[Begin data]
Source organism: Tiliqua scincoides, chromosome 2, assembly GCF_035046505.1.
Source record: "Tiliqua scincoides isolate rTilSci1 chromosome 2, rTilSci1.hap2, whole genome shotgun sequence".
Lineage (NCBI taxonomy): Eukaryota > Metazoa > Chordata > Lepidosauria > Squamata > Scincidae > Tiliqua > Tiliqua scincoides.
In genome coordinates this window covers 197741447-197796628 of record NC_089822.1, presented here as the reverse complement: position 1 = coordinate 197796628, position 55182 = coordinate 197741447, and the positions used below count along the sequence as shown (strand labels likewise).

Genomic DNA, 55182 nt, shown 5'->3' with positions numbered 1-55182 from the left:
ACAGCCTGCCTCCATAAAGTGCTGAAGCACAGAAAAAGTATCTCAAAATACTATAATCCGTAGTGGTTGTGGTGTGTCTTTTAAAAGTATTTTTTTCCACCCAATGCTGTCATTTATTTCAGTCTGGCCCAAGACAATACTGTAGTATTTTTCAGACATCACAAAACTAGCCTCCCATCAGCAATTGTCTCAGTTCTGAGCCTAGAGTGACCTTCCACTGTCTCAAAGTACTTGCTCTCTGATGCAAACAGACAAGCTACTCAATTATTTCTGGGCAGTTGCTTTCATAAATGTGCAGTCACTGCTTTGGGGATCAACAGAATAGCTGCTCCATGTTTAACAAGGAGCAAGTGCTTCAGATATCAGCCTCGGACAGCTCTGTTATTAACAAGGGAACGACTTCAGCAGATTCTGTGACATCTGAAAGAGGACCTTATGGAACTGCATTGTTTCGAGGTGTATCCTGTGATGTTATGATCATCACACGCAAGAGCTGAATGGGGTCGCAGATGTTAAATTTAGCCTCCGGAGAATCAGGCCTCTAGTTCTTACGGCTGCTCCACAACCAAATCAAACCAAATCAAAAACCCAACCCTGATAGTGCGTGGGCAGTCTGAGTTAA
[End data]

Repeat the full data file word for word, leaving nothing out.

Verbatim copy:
Source organism: Tiliqua scincoides, chromosome 2, assembly GCF_035046505.1.
Source record: "Tiliqua scincoides isolate rTilSci1 chromosome 2, rTilSci1.hap2, whole genome shotgun sequence".
Lineage (NCBI taxonomy): Eukaryota > Metazoa > Chordata > Lepidosauria > Squamata > Scincidae > Tiliqua > Tiliqua scincoides.
In genome coordinates this window covers 197741447-197796628 of record NC_089822.1, presented here as the reverse complement: position 1 = coordinate 197796628, position 55182 = coordinate 197741447, and the positions used below count along the sequence as shown (strand labels likewise).

Genomic DNA, 55182 nt, shown 5'->3' with positions numbered 1-55182 from the left:
ACAGCCTGCCTCCATAAAGTGCTGAAGCACAGAAAAAGTATCTCAAAATACTATAATCCGTAGTGGTTGTGGTGTGTCTTTTAAAAGTATTTTTTTCCACCCAATGCTGTCATTTATTTCAGTCTGGCCCAAGACAATACTGTAGTATTTTTCAGACATCACAAAACTAGCCTCCCATCAGCAATTGTCTCAGTTCTGAGCCTAGAGTGACCTTCCACTGTCTCAAAGTACTTGCTCTCTGATGCAAACAGACAAGCTACTCAATTATTTCTGGGCAGTTGCTTTCATAAATGTGCAGTCACTGCTTTGGGGATCAACAGAATAGCTGCTCCATGTTTAACAAGGAGCAAGTGCTTCAGATATCAGCCTCGGACAGCTCTGTTATTAACAAGGGAACGACTTCAGCAGATTCTGTGACATCTGAAAGAGGACCTTATGGAACTGCATTGTTTCGAGGTGTATCCTGTGATGTTATGATCATCACACGCAAGAGCTGAATGGGGTCGCAGATGTTAAATTTAGCCTCCGGAGAATCAGGCCTCTAGTTCTTACGGCTGCTCCACAACCAAATCAAACCAAATCAAAAACCCAACCCTGATAGTGCGTGGGCAGTCTGAGTTAA